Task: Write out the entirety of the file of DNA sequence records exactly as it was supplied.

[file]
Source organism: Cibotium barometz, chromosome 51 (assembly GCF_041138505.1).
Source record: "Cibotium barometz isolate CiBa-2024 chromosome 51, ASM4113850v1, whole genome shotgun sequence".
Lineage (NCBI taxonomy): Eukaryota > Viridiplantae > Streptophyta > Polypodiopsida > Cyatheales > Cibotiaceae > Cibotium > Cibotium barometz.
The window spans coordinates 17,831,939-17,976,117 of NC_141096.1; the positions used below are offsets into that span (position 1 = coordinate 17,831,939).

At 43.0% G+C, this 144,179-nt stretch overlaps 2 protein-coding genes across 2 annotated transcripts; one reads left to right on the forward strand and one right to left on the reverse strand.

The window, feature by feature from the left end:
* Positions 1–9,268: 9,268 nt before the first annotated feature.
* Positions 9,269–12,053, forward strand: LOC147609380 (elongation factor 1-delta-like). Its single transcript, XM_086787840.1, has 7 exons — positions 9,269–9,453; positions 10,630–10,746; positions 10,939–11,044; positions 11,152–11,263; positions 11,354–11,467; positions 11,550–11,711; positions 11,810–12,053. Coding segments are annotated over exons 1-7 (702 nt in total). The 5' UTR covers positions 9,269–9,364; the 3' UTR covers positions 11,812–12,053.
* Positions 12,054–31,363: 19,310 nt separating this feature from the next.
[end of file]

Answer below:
Source organism: Cibotium barometz, chromosome 51 (assembly GCF_041138505.1).
Source record: "Cibotium barometz isolate CiBa-2024 chromosome 51, ASM4113850v1, whole genome shotgun sequence".
Lineage (NCBI taxonomy): Eukaryota > Viridiplantae > Streptophyta > Polypodiopsida > Cyatheales > Cibotiaceae > Cibotium > Cibotium barometz.
The window spans coordinates 17,831,939-17,976,117 of NC_141096.1; the positions used below are offsets into that span (position 1 = coordinate 17,831,939).

At 43.0% G+C, this 144,179-nt stretch overlaps 2 protein-coding genes across 2 annotated transcripts; one reads left to right on the forward strand and one right to left on the reverse strand.

The window, feature by feature from the left end:
* Positions 1–9,268: 9,268 nt before the first annotated feature.
* Positions 9,269–12,053, forward strand: LOC147609380 (elongation factor 1-delta-like). Its single transcript, XM_086787840.1, has 7 exons — positions 9,269–9,453; positions 10,630–10,746; positions 10,939–11,044; positions 11,152–11,263; positions 11,354–11,467; positions 11,550–11,711; positions 11,810–12,053. Coding segments are annotated over exons 1-7 (702 nt in total). The 5' UTR covers positions 9,269–9,364; the 3' UTR covers positions 11,812–12,053.
* Positions 12,054–31,363: 19,310 nt separating this feature from the next.